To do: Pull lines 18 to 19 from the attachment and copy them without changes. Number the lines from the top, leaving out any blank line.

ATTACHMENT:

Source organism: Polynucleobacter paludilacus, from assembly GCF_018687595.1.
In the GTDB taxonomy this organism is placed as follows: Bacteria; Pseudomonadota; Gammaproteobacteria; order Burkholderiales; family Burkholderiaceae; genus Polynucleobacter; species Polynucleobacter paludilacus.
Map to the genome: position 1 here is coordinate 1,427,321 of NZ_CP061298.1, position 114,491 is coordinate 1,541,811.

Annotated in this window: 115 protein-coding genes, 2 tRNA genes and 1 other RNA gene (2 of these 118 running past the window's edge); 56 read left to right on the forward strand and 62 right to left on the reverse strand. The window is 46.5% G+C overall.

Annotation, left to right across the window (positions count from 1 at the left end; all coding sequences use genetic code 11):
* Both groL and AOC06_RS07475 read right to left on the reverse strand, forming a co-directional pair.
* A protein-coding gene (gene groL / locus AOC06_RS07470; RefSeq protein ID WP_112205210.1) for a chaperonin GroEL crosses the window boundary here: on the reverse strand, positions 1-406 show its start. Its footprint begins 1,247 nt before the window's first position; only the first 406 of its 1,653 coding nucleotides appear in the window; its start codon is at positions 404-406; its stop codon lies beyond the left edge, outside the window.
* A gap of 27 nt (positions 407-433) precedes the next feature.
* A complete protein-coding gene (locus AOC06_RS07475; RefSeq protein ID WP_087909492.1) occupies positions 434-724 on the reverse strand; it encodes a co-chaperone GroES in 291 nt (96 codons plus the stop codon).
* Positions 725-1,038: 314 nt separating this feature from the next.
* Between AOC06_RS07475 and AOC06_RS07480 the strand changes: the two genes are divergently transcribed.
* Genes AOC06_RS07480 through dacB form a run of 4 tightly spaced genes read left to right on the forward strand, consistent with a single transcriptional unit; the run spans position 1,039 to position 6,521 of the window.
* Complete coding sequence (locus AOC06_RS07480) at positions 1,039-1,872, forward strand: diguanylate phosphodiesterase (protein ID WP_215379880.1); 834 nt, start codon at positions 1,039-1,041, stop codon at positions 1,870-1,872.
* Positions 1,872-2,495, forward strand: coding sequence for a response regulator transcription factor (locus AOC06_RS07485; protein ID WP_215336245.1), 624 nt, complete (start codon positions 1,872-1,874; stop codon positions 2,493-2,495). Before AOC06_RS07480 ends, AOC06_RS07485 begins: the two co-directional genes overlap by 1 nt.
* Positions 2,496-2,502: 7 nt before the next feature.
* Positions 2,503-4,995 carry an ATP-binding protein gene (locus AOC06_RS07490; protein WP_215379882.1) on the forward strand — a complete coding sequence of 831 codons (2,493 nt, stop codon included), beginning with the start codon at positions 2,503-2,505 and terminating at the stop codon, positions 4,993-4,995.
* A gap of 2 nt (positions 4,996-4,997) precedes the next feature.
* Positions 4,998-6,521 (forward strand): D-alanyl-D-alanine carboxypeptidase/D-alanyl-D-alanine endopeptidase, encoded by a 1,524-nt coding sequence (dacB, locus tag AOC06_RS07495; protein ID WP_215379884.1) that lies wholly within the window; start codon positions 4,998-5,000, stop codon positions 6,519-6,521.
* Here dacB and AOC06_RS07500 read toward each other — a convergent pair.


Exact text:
* Positions 4,998-6,521 (forward strand): D-alanyl-D-alanine carboxypeptidase/D-alanyl-D-alanine endopeptidase, encoded by a 1,524-nt coding sequence (dacB, locus tag AOC06_RS07495; protein ID WP_215379884.1) that lies wholly within the window; start codon positions 4,998-5,000, stop codon positions 6,519-6,521.
* Here dacB and AOC06_RS07500 read toward each other — a convergent pair.